For the sake of clarity, I have won 25 US National Championships as well as 2 World Championships (one team, one individual). I won two Nationals when I was 40 and 41. Those were more a result of just somehow having two amazing weeks of tennis and the tournaments kind of falling in my favor. I have won 23 Nationals from age 50-71 (and didn’t play for about five of those years.) So I had become a different person. More mature in many ways. I had become more comfortable with who I was. I was in a better place in my life. I believe when we are at peace in our live then our muse can come out and play. We are more free and our bodies are able to do what we are truly able to do. The game becomes one of effortless effort. Oh and another big thing is that I love to prepare. I will not play a tournament if I have not done everything I can to bring the best version of myself. I don’t ever want to have regrets that I wasn’t ready. I love the training because it makes me better in other parts of my life. My marriage. My kids, grandkids. My work. My health.

4) Can you tell our readers a little bit about The Focused Game Method?

That isn’t what I call it anymore. My method is expressed in my book, Live the Best Story of Your Life: A World Champion’s Guide to Lasting Change. My coaching model is based on stories. Stories that we tell ourselves can help us fly or hold us back. I have people write their stories that don’t work, stuff like “I am negative. I am not making progress. I get uptight under pressure. I worry about what people will think of me.” Then using those stories as starting points, I have students flip the stories to better ones. Ones that are stories of who people might become. It can be very simple because they can just write the opposite. “My middle name is positivity. I am patient in my process. Managing pressure is a turn on. I am non-reactive to what others think or say about me.” The new stories are almost fictional but they become where people are going. All these stories can be trained. Stories are not hardware. We can change our stories. It is very exciting work. My hit ratio with people is very high. Part of the reason for me seeing so many people who do change is because those who are skeptical don’t really work with me or read my book. I stopped trying to get those people to change and my life is better. I cut bait early with people who seemingly want to stay the same. Maybe someday they will shift and I will see them again. I hope so.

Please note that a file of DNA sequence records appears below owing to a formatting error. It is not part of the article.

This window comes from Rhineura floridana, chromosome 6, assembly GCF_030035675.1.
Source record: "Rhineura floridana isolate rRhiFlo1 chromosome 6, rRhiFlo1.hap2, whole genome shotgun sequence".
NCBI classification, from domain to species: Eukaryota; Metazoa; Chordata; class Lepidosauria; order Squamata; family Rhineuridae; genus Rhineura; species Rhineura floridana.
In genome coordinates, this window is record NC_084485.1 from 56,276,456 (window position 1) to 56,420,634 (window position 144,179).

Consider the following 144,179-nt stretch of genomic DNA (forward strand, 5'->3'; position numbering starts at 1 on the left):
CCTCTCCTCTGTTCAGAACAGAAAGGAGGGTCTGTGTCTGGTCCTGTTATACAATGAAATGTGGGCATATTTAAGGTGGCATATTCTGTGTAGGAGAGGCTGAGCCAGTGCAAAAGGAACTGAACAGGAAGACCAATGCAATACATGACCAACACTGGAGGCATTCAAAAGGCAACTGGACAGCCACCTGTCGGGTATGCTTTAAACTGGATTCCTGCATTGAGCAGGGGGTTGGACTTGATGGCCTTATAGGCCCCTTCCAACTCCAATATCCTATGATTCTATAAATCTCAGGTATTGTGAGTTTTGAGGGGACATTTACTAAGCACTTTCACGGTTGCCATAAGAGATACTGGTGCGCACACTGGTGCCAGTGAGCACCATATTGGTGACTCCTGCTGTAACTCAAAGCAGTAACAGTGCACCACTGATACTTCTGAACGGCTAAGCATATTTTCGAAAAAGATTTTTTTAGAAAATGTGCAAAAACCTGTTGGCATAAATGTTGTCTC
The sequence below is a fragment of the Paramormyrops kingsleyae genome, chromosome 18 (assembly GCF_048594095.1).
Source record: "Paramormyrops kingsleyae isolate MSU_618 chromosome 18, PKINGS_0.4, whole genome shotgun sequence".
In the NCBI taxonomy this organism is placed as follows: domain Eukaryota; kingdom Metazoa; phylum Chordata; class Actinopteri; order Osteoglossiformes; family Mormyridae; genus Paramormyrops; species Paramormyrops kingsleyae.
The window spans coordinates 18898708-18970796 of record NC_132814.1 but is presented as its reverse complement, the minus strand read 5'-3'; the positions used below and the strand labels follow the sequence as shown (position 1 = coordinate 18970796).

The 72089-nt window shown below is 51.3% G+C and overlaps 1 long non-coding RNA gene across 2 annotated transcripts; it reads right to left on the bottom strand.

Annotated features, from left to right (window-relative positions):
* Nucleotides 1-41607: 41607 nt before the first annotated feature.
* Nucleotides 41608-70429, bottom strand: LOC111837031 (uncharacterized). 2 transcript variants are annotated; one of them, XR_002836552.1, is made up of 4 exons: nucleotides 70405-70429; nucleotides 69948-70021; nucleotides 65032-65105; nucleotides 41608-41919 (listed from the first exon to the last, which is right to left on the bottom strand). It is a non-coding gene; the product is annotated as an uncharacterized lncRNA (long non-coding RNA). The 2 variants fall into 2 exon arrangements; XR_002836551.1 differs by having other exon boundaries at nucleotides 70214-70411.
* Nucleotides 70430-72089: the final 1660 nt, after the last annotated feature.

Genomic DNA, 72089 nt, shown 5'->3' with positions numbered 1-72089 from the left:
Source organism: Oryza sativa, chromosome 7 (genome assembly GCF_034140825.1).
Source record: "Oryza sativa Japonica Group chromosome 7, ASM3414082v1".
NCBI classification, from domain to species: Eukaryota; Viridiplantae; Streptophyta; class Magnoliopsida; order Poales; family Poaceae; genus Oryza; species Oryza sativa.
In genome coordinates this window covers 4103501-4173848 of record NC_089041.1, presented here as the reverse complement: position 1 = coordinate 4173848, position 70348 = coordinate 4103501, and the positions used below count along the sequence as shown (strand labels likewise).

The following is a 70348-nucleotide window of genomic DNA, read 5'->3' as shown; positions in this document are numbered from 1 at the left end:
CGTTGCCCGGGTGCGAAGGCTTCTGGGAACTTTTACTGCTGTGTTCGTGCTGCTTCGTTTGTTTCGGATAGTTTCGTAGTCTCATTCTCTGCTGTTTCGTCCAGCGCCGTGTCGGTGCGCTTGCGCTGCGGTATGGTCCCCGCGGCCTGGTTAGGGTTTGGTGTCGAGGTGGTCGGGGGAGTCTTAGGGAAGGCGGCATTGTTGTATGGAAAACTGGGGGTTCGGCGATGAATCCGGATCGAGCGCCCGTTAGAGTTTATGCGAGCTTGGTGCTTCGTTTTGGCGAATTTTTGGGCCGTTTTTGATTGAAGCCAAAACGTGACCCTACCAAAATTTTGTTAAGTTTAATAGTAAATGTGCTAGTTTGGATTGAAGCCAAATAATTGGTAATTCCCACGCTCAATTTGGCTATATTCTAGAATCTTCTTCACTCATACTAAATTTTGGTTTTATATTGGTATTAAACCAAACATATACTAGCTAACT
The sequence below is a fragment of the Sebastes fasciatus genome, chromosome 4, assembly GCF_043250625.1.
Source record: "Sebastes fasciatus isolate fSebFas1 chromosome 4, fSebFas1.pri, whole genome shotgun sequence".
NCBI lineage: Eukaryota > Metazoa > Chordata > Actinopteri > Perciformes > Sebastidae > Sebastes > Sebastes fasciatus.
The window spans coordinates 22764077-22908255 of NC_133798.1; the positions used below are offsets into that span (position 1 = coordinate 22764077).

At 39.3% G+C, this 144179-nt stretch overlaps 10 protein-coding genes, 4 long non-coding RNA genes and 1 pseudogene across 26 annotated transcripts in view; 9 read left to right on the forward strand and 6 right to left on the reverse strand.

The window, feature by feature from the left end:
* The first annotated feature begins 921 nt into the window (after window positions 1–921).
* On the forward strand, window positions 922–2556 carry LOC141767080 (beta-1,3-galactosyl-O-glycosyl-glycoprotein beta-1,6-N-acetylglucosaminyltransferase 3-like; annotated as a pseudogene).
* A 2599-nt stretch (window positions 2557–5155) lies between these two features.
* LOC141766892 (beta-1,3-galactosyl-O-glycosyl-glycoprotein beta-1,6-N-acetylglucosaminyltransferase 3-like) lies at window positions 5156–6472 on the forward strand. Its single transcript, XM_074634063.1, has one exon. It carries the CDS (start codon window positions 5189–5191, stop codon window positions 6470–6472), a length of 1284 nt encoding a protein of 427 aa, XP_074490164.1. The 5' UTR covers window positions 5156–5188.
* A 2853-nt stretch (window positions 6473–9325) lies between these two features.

5) Playing in the Maccabiah Games has been important to you. Why?

I love being identified as a Jewish athlete. I have a lot of pride in being Jewish. I identify with the New York Jewish athletes of the 1930s and 1940s who were known as Jewish boxers,  Jewish baseball players and Jewish basketball players. My uncle, Seymour Schneidman, played on a famous CCNY (City College of NY) basketball team with Red Paris, Lou Lefcourt, Ace Goldstein and coached by Nat Holman. An all Jewish team that was an NCAA powerhouse team. I spent time in the home of one of my Dad’s best friends, Marty Glickman, the great Knicks and football Giants sportscaster, and also one of the sprinters as the 1936 Olympics. He ran in front of Hitler. I was inspired by these athletes.

6) You mentioned to me that  in 2004 you defaulted the finals of the World Championships and sacrificed the #1 world ranking because the match was scheduled on Yom Kippur. What led you to that decision?

It was a no brainer for me. My family never worked or played on Yom Kippur. Once, when I thought I needed the money, I game a tennis lesson on Yom Kippur. It felt awful. I never did it again. I knew that if I made it to the finals I would not play. Not just for me, but for my daughters to see. I did it out of respect for my parents who were no longer alive but I felt them there with me. People thought I should go to the rabbi and ask for the ok. I didn’t want that. I wanted to do something that felt more important than being #1 in the world. To this day, I am most proud of this decision. I say the the best match I ever played was the one I didn’t play. Oh, side story is that people say “oh so you are like Sandy Koufax.” Not really, because when Koufax didn’t play the rest of the Dodgers still did. When I didn’t play, there was no one else who could take my place. I like that distinction.